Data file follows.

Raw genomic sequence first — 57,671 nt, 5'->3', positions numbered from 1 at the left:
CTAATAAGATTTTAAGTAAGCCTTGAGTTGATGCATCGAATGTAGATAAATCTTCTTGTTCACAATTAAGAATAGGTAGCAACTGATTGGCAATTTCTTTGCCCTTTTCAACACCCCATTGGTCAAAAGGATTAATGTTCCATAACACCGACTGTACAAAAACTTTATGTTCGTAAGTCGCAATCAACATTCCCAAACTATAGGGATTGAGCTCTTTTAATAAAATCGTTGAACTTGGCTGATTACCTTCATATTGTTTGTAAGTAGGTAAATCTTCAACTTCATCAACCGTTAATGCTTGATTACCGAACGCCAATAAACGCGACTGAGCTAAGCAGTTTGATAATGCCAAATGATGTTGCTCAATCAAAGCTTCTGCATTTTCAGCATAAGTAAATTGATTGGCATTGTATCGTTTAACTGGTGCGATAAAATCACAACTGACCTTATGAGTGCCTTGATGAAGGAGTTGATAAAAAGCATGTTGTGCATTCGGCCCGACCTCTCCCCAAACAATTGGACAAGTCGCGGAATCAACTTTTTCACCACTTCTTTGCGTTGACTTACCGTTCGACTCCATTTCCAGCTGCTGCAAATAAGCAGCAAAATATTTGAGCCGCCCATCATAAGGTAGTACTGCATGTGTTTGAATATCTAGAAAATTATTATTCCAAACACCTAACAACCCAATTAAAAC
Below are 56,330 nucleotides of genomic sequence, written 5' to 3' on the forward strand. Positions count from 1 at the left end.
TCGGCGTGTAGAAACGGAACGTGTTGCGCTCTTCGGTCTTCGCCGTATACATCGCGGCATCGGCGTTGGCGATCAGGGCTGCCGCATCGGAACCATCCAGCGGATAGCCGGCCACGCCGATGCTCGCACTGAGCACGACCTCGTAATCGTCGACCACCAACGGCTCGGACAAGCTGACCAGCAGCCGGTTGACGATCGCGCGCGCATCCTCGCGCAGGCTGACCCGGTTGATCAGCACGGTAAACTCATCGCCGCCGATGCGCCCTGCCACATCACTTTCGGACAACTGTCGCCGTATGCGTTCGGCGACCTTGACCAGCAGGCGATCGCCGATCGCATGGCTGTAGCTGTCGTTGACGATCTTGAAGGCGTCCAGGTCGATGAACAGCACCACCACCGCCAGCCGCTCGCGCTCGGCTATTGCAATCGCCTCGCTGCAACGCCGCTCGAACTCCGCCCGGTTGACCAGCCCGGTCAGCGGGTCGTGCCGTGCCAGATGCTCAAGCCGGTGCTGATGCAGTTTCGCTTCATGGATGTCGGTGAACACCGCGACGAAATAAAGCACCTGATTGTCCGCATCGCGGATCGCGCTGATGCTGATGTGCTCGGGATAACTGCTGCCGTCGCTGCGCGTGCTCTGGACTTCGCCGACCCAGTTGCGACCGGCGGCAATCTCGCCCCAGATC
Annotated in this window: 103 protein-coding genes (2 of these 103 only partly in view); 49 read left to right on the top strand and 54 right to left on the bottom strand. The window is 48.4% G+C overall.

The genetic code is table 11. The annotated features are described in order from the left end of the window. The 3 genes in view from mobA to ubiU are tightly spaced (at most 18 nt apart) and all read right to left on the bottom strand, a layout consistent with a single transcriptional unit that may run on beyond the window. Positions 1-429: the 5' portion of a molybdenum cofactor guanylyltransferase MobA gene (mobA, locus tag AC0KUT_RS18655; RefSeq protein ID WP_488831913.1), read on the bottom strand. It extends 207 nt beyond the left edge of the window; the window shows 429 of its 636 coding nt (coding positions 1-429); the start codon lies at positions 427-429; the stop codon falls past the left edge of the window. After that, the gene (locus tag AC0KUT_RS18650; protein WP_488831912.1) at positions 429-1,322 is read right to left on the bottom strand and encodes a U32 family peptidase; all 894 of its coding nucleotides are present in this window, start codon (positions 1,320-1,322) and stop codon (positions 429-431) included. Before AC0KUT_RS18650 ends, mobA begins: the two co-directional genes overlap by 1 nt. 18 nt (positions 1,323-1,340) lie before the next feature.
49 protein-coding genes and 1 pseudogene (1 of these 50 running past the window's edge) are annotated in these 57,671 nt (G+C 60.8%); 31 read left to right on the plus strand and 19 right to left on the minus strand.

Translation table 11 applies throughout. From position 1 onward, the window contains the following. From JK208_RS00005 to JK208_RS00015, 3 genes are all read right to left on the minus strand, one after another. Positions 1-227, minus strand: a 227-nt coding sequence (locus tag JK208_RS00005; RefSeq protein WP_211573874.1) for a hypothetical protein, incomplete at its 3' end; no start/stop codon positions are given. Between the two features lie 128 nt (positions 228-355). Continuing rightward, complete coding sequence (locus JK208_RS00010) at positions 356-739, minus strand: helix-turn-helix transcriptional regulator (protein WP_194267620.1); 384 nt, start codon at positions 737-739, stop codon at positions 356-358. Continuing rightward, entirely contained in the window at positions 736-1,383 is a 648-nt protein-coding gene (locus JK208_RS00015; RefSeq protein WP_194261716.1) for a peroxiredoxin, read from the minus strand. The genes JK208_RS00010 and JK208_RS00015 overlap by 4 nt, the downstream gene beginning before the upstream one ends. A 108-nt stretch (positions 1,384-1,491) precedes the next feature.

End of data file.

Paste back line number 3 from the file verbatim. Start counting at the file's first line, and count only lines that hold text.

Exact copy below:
Below are 56,330 nucleotides of genomic sequence, written 5' to 3' on the forward strand. Positions count from 1 at the left end.